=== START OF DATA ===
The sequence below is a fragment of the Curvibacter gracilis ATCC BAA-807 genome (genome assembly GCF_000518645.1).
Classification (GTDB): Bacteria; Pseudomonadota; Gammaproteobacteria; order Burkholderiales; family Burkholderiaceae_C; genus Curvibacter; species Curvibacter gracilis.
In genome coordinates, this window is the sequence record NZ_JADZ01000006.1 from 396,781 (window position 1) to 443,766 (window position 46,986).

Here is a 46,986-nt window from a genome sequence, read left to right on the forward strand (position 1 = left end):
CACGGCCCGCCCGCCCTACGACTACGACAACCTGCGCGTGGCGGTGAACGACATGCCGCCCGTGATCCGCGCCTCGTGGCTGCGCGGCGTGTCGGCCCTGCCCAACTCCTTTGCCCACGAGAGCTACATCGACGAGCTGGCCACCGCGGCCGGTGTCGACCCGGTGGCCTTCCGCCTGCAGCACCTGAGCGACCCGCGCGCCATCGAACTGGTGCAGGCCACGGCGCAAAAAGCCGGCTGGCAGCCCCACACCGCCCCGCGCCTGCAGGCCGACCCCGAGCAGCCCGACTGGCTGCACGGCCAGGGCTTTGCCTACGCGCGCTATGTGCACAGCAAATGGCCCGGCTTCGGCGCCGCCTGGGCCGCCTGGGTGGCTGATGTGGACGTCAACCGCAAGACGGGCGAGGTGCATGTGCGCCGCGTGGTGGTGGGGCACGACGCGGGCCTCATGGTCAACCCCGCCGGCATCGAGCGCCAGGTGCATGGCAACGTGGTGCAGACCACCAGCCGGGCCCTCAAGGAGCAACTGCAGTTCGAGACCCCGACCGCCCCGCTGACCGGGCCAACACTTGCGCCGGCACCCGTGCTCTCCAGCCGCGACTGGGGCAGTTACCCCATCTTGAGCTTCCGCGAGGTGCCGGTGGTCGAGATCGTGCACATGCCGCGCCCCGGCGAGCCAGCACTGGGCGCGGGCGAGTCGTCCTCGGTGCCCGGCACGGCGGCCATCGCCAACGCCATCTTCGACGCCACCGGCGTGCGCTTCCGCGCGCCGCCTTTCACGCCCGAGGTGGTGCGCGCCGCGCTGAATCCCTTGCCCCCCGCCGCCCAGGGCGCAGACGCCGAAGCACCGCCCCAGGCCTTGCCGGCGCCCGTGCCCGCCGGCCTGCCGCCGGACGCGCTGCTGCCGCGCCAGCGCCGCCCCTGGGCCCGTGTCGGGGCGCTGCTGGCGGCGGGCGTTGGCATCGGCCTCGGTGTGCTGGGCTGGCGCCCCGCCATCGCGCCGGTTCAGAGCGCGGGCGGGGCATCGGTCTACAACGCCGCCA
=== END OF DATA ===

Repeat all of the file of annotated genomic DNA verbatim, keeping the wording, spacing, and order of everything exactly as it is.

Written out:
The sequence below is a fragment of the Curvibacter gracilis ATCC BAA-807 genome (genome assembly GCF_000518645.1).
Classification (GTDB): Bacteria; Pseudomonadota; Gammaproteobacteria; order Burkholderiales; family Burkholderiaceae_C; genus Curvibacter; species Curvibacter gracilis.
In genome coordinates, this window is the sequence record NZ_JADZ01000006.1 from 396,781 (window position 1) to 443,766 (window position 46,986).

Here is a 46,986-nt window from a genome sequence, read left to right on the forward strand (position 1 = left end):
CACGGCCCGCCCGCCCTACGACTACGACAACCTGCGCGTGGCGGTGAACGACATGCCGCCCGTGATCCGCGCCTCGTGGCTGCGCGGCGTGTCGGCCCTGCCCAACTCCTTTGCCCACGAGAGCTACATCGACGAGCTGGCCACCGCGGCCGGTGTCGACCCGGTGGCCTTCCGCCTGCAGCACCTGAGCGACCCGCGCGCCATCGAACTGGTGCAGGCCACGGCGCAAAAAGCCGGCTGGCAGCCCCACACCGCCCCGCGCCTGCAGGCCGACCCCGAGCAGCCCGACTGGCTGCACGGCCAGGGCTTTGCCTACGCGCGCTATGTGCACAGCAAATGGCCCGGCTTCGGCGCCGCCTGGGCCGCCTGGGTGGCTGATGTGGACGTCAACCGCAAGACGGGCGAGGTGCATGTGCGCCGCGTGGTGGTGGGGCACGACGCGGGCCTCATGGTCAACCCCGCCGGCATCGAGCGCCAGGTGCATGGCAACGTGGTGCAGACCACCAGCCGGGCCCTCAAGGAGCAACTGCAGTTCGAGACCCCGACCGCCCCGCTGACCGGGCCAACACTTGCGCCGGCACCCGTGCTCTCCAGCCGCGACTGGGGCAGTTACCCCATCTTGAGCTTCCGCGAGGTGCCGGTGGTCGAGATCGTGCACATGCCGCGCCCCGGCGAGCCAGCACTGGGCGCGGGCGAGTCGTCCTCGGTGCCCGGCACGGCGGCCATCGCCAACGCCATCTTCGACGCCACCGGCGTGCGCTTCCGCGCGCCGCCTTTCACGCCCGAGGTGGTGCGCGCCGCGCTGAATCCCTTGCCCCCCGCCGCCCAGGGCGCAGACGCCGAAGCACCGCCCCAGGCCTTGCCGGCGCCCGTGCCCGCCGGCCTGCCGCCGGACGCGCTGCTGCCGCGCCAGCGCCGCCCCTGGGCCCGTGTCGGGGCGCTGCTGGCGGCGGGCGTTGGCATCGGCCTCGGTGTGCTGGGCTGGCGCCCCGCCATCGCGCCGGTTCAGAGCGCGGGCGGGGCATCGGTCTACAACGCCGCCA